We strongly encourage teams of two students to become subject matter experts in two of the content areas. They select the activities and in turn present them to the others.

Below each heading are some things to begin with.  If you click on each topic heading, it will lead you to the NCF Envirothon learning guidelines, which link to NUMEROUS videos, diagrams, graphs, documents, and so much more!  There is a plethora of information out there…we are currently working on getting together more “South Dakota” specific resources to post, as well, so  please stay tuned!

Aquatic ecology

Know how to identify macroinvertebrates.

  • Use flashcards in your resource kit.
  • Familiarize yourself with the characteristics as discussed in this ID chart.
  • Do Water Quality, Ask the Bugs! in the Project WET sampler.

Know how to use a LaMotte Dissolved Oxygen kit.

Know how to delineate a watershed.

Know what nonpoint source pollution is.


Know soil forming factors

Know how to do a soil characterization.

Know how to read horizons.

Know how to read a soil survey.


Know how to use a clinometer.

  • GLOBE Clinometer. Note: this style of clinometer is helpful for understanding how the background math produces the reading. Natural resource professionals in soils and forestry will have access to clinometers used in the field by professionals.

Know how to calculate tree height and diameter.

Know how to calculate board feet.

Know how to identify trees (cottonwood, ash, oak, maple, pine) using morphology.

  • Use the Winter Tree Finder book in your resource packet. Start with a known tree and work backwards.
  • Use this Wisconsin Key.

Know your pace.


Know how to ID common animals by pelt, skull and track.

  • Borrow a critter crate from SD GF&P.

Know how to ID common birds by song.
Understand carrying capacity, adaptations, biodiversity, habitat.

Current Issue:  Agricultural Soil and Water Conservation Stewardship

Current Issue Learning Objectives

Key Topics

1.  Soil and Water Conservation best management practices; their purpose and implementation.

2.  How are soil and water conservation best management practices interrelated  to the management of wildlife, forestry and aquatic systems?

3.  How do agriculturists maintain a balance between their quality of life versus   the quality of the environment?


Learning Objectives

Upon completion of the training, the student will be able to:

1,  Identify and recommend soil and water conservation best management practices in agriculture.

2.  Describe the role of the federal government in conservation programs that benefit both agricultural producers and the environment.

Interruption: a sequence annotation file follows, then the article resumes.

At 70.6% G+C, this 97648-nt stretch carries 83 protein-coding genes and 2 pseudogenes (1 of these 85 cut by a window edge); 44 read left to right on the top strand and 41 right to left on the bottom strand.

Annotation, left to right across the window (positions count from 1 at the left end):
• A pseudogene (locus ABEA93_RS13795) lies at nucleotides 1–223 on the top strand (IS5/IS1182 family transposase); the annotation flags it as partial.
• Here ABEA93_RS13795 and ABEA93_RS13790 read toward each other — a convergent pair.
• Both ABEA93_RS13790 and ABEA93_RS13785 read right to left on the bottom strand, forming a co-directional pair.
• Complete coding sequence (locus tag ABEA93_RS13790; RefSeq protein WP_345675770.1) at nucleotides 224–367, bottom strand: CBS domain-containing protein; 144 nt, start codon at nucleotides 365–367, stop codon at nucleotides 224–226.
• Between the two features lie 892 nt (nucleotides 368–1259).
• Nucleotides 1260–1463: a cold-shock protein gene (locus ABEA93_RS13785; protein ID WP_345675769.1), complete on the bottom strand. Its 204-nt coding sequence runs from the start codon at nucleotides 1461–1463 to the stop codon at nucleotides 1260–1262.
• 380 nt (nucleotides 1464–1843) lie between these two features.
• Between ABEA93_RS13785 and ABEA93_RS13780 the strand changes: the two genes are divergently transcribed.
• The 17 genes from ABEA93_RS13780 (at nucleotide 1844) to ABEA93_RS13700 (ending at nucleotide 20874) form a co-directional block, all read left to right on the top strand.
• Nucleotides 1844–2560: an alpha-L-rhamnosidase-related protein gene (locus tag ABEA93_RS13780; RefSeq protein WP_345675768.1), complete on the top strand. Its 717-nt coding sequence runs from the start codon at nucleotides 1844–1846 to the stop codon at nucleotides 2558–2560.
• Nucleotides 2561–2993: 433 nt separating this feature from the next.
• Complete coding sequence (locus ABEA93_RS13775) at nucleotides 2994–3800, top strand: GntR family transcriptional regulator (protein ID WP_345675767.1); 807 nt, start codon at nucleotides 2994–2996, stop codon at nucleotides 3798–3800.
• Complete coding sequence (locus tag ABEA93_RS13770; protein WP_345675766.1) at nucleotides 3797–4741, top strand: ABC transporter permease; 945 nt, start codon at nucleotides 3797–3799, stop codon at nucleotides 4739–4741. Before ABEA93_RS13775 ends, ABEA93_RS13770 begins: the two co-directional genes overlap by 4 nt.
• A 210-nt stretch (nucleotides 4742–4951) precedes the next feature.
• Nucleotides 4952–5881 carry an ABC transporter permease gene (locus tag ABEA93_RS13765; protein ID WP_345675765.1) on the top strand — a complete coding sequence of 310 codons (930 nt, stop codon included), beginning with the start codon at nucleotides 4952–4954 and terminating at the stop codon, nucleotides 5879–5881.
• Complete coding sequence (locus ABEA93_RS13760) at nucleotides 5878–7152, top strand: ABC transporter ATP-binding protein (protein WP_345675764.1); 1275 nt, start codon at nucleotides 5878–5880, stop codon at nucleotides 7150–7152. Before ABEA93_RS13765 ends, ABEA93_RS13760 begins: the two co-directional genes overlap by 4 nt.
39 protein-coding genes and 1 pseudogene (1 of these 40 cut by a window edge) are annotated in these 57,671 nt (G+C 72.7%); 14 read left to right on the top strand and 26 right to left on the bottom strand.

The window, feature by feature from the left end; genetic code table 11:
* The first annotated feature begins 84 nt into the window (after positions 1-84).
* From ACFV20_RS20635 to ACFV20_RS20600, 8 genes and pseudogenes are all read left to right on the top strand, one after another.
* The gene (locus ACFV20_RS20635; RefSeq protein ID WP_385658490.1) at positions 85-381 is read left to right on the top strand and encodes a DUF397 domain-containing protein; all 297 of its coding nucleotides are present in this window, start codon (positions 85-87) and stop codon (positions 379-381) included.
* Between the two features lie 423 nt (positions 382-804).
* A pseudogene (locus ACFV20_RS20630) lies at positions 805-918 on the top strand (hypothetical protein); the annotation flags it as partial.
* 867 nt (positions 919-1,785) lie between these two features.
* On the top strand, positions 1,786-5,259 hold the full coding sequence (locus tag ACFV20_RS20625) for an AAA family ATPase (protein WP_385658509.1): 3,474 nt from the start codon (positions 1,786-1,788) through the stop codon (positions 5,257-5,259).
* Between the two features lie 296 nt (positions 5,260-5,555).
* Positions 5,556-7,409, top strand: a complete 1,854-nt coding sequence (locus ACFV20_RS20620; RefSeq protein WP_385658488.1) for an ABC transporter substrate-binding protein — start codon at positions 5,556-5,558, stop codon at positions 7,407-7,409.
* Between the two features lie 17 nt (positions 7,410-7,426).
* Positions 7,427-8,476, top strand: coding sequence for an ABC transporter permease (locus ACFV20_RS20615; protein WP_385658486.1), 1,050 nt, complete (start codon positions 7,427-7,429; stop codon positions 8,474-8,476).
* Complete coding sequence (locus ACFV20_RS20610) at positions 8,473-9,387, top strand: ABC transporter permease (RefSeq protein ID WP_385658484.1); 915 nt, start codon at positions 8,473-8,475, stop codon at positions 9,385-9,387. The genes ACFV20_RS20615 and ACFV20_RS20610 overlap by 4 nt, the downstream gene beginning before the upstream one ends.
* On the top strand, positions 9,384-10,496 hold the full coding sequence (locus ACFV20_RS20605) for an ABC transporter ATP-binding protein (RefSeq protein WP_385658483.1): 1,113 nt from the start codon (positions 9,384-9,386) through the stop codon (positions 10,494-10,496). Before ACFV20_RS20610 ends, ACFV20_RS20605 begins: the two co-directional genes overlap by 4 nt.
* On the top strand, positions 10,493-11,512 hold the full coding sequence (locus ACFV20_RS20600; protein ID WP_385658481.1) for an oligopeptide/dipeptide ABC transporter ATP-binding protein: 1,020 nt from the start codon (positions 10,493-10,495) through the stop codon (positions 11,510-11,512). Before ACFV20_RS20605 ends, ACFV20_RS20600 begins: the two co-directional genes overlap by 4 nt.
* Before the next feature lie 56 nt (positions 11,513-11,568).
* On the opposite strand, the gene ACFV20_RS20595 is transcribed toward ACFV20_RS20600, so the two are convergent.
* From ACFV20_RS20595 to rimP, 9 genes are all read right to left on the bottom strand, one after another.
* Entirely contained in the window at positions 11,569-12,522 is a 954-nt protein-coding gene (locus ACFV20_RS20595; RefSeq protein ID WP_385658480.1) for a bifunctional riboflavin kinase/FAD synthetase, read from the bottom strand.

3.  Identify the concept of soil quality/health to provide the needed functions for the conservation planning process.

4.  Identify various types of soil erosion and utilize different methods to estimate and predict soil erosion to assess land use impacts.

a.  RUSLE  2  Equation
b.  Aerial Photographs
c.  Topographic Maps
d.  Soil Maps
e.  USDA Classification System
f.  Soil Surveys

5.  Explain why land-use planning is important to our ecosystems and to our economy to achieve sustainable agriculture.

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Online Resources:

The Farm Bill 2014 Programs- Fact sheet describing the conservation programs


RCPP Projects by State-Link to Maryland projects (pdf)

 Farmers Guide to Conservation Stewardship Programs

Conservation Choices for Maryland Farmers

Guidelines for Soil Quality Assessment in Conservation Planning


USDA Guidelines for Soil Health Assessment


Soil Quality Indicator Facts Sheets


USDA official site for RUSLE


Understanding Erosion with the Revised Universal Soil Loss Equation


Expanded Resources


Soil Science Management 6th Edition, Edward J. Plaster   (Contact: Delmar Cengage Learning)


2016 SD Envirothon: Friday, March 11, 2016 at SDSU

The 2016 South Dakota Envirothon will be held Fri. March 11, 2016 on the SDSU campus.

Teams of five high school students test their knowledge and skills in five areas: soils, water, forestry, wildlife and a current issue which this year is invasive species.

The winning team will go on to the North American competition which this year is in Ontario Canada.

This year’s event will be a single day event, tentatively going from 9am-5pm. The current issue presentation will be a poster session. Teams must come prepared with a poster explaining their solution to a challenge that will be issued by January 29th.

Register here:

For more information, contact Anne Lewis 605-224-8295.

South Dakota Envirothon News

The South Dakota Envirothon is moving back to late April. We hope you will be able to send a team!

The location is to be decided but we will make it central. We are also looking at making this a one day event.

Though some of the logistics are changing, some things will stay the same. Stipends for one adult leader, travel funds and substitute fees (schools only) are still provided!